The Dangers and Solutions to Small Crime Part 3 Assaults and Pickpocketing
We’ve covered burglaries and identity theft, now it’s time to move on to my personal favorites: simple assaults and pickpocketing. Why my favorites? Because although the official estimates put the number at roughly 4 million incidences per year, these are actually the crimes you can most easily protect from.
The number are fairly meaningless anyway, because FBI doesn’t track them and the Bureau of Justice Statistics, by their own admission, only venture into an educated guess. A lot of these crimes go unreported. I mean how many people would go to the police if they get a punch in the face or don’t find that 50 dollar bill they knew for sure it was in their back pocket? See what I mean?
But how are these crimes easy to prevent? Let me explain.
There are a few techniques which can greatly help with a lot of situations in life, but are absolutely invaluable when it comes to this sort of encounter. Today we’ll cover 3 of them: situational awareness, deescalation and, perhaps the most important, image projection.
Let’s take each.
Sounds fancy, doesn’t it? It’s a term the military really likes, but is actually really simple. You see assaults and petty theft don’t occur magically out of nowhere. There’s usually a build up involved. Recognizing the early signs puts you in the position to avoid the entire incident.
With assaults the signs are usually obvious. Perpetrators are in an agitated state, eyes shifting from person to person looking for eye contact and fixating for more than it’s usual once they lock in. Additional signs include tense shoulders, a tendency to occupy more space than usual by stretching their arms and legs.
The most important sign though is the sudden deviation from common courtesy norms. There are literally hundreds of small gestures we do everyday when we interact with people: shifting a bit in the chair if a person comes to sit next, holding the door for one extra second to let someone else get through, a small nod when someone else let’s you go through a door first. As I said, literally hundreds. The people who do not abide to these rules are high risk and you should avoid being in their immediate proximity.
As for pickpockets, you need to look for a very different set of signs. They usually try to blend in. Nonetheless, there are a few giveaways.
Typically before a pickpocket moves in, he will scan the crowd. However, the focus will be on the pockets and bags first and only then on the eyes to check the mark’s awareness. Another sign is the apparent lack of respect for personal space, despite respecting all the other small gestures. Finally, pickpockets usually use props: empty bags, maybe a piece of clothing in their arms to mask their act.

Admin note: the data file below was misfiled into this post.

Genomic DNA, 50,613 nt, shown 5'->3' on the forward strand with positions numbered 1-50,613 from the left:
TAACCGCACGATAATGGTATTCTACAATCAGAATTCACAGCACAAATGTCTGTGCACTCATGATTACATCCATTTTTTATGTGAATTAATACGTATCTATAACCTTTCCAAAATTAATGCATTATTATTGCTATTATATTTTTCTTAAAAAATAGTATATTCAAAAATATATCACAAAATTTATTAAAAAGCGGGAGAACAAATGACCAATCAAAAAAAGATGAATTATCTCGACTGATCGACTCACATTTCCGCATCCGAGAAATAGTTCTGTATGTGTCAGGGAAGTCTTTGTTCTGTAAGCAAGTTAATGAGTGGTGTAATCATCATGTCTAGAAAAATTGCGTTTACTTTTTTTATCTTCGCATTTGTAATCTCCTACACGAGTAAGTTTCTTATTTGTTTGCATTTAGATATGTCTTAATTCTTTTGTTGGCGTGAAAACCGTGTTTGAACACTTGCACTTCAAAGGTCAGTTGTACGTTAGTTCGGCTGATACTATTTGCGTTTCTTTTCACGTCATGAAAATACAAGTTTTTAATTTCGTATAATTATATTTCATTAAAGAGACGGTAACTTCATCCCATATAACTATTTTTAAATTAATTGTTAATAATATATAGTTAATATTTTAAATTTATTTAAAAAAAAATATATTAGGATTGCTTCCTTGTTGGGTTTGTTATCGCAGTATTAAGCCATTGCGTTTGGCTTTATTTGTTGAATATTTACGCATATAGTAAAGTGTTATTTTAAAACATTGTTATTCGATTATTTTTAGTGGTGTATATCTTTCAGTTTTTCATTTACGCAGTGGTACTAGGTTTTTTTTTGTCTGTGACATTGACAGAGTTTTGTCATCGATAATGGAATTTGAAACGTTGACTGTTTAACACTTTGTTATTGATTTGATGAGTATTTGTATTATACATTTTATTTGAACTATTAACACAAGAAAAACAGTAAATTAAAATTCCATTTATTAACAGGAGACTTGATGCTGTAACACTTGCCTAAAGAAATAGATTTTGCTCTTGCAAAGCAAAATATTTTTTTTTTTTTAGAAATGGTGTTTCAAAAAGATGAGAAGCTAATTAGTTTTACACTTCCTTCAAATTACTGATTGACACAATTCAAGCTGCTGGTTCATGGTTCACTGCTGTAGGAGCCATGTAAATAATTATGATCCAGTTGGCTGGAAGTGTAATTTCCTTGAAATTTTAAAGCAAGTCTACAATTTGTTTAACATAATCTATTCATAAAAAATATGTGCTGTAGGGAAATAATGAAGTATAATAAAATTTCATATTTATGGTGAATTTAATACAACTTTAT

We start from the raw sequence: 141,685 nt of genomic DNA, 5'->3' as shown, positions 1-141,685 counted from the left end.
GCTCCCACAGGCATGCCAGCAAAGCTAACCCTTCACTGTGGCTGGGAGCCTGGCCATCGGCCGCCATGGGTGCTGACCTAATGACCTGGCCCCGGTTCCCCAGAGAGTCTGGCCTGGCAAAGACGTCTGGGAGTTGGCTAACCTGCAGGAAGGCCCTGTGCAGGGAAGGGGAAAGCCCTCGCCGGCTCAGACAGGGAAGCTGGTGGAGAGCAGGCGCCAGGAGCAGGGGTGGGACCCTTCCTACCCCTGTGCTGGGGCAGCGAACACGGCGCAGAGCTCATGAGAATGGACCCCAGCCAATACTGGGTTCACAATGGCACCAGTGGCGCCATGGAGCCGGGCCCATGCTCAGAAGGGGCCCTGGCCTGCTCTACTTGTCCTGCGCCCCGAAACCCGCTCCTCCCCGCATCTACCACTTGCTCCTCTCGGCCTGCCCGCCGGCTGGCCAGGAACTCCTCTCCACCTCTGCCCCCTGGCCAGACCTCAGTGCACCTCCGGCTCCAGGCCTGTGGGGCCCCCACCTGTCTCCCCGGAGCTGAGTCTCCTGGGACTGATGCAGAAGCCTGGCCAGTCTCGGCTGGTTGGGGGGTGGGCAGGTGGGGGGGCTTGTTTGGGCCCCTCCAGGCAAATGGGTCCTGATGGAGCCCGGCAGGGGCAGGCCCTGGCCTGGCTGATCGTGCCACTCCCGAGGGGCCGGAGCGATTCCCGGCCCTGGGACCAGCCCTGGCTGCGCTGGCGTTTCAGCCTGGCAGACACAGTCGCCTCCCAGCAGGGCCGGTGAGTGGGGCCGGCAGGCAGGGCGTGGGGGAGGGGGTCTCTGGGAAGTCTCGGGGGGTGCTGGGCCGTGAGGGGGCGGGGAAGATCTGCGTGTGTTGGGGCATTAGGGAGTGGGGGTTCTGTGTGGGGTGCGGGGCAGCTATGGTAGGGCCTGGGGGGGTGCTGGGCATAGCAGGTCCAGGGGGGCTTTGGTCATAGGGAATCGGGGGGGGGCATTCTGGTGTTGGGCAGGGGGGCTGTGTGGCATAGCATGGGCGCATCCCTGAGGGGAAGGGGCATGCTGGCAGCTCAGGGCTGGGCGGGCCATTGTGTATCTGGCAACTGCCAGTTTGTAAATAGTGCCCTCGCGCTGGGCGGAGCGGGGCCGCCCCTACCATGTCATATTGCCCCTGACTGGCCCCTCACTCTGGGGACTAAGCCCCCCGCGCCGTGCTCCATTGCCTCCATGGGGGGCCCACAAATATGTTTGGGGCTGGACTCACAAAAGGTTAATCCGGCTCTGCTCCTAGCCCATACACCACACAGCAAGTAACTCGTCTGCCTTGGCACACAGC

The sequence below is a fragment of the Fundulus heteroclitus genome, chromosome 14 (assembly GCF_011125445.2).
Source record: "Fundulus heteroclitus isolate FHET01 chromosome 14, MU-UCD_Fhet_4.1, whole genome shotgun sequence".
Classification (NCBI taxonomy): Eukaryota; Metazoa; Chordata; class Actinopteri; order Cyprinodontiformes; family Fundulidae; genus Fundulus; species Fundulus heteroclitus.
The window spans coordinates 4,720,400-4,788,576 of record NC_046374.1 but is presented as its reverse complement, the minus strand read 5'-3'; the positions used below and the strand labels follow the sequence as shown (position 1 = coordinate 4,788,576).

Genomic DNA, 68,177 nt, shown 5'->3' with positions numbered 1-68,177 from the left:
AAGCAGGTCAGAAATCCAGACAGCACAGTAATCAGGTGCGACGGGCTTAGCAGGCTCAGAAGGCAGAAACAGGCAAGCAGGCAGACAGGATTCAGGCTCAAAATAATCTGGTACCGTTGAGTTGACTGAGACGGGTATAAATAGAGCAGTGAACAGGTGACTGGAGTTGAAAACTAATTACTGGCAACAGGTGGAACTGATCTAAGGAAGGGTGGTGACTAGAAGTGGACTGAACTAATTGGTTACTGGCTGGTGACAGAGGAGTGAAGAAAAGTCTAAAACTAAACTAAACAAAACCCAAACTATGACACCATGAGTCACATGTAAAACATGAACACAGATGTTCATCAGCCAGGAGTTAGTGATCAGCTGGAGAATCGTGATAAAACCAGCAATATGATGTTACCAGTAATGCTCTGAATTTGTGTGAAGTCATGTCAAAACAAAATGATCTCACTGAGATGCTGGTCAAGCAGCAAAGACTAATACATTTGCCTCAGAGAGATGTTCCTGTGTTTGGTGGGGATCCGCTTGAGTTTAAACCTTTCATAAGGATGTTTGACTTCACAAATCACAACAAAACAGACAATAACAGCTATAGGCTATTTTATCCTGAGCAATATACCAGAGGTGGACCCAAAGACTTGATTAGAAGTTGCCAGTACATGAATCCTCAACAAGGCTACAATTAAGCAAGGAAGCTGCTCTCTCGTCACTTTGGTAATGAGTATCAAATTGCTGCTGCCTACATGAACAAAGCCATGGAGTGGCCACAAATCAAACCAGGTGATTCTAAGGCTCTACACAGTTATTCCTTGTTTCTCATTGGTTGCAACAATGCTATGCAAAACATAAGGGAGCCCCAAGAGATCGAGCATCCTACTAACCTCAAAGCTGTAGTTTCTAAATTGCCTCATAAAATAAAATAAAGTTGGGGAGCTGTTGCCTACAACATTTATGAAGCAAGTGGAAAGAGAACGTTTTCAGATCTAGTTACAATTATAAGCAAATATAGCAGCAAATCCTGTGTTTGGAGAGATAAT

Again the proper response is to put some distance between you and him/her. By the way, a lot of pickpockets are actually women, so keep that in mind.
The second fancy term of the article. If you’re a policeman, nurse or social worker you’re most definitely familiar with it.
So what is it? Essentially it’s a set of techniques aimed at defusing a conflict. Sounds simple enough.
It is actually once you understand the dynamics involved. The most common misconception is that in order to defuse a conflict you must first convince the other guy to stand back. This comes much later in the game. The first person you have to convince is yourself.
Think about it. The most readily available element in a confrontation is yourself. So what are you supposed to do? Well the first part is self-observation. What are you actually doing?
You have perhaps heard of the “fight or flight” response. The truth is a bit more different. In a conflict we actually go through 4 stages: freeze, flight, fight and fright. Lots of F’s in there. The point is that your natural response is not necessarily the best response. Going against it can be extremely hard.
So let’s take each type of conflict:
With assaults, your first instinct will be to back off and verbally escalate through the tone of your voice. The proper reaction would be to keep a low, calm voice and keep your posture relaxed. As for the conversation you have several options: non-response (aka just ignore it), deflection (aka change the subject) or empathy (aka understand the other’s problem and make him/her talk about it). There’s no universal recipe, you should adapt to each situation.
With pickpockets, deescalation works the other way around. What you want to signal is that he or her has been spotted. This can be usually done through eye contact. Just maintain a quizzical look and stare for more than it’s socially acceptable. If that doesn’t work, you could try coded language: essentially telling him the pickpocket that he’s been spotted, but without alerting the others (that might put you in physical danger). It could be something like: “Slow day, huh?” or “Any problems mate?”. A slight humorous approach usually works best.
Oh boy, now we’re in psychology’s turf. Image projection is nothing more than the sum of your nonverbal cues and what sort of image do they show. So let’s take each in turn:
With assaults what you want to avoid is the submissive position: head down, hunched, legs or arms crossed. What you want to do is look calm, confident and alert. That means: head up, straight back, neutral look on your face, quick, casual looks around, and arms/legs in a comfortable, but slightly sprawled position.
With pickpockets the situation changes because they usually check for 3 things: alertness, potential payout and ease of access. This means that the previous advice still stands, but you need to also pay attention to other factors: avoid having headphones on, avoid displaying jewelry, keep your bag with the flap towards you and the bag itself in front of you. Also avoid keeping stuff in your back and lateral pockets. An experienced pickpocket can instantly know how much money you have simply by gently bumping your pocket.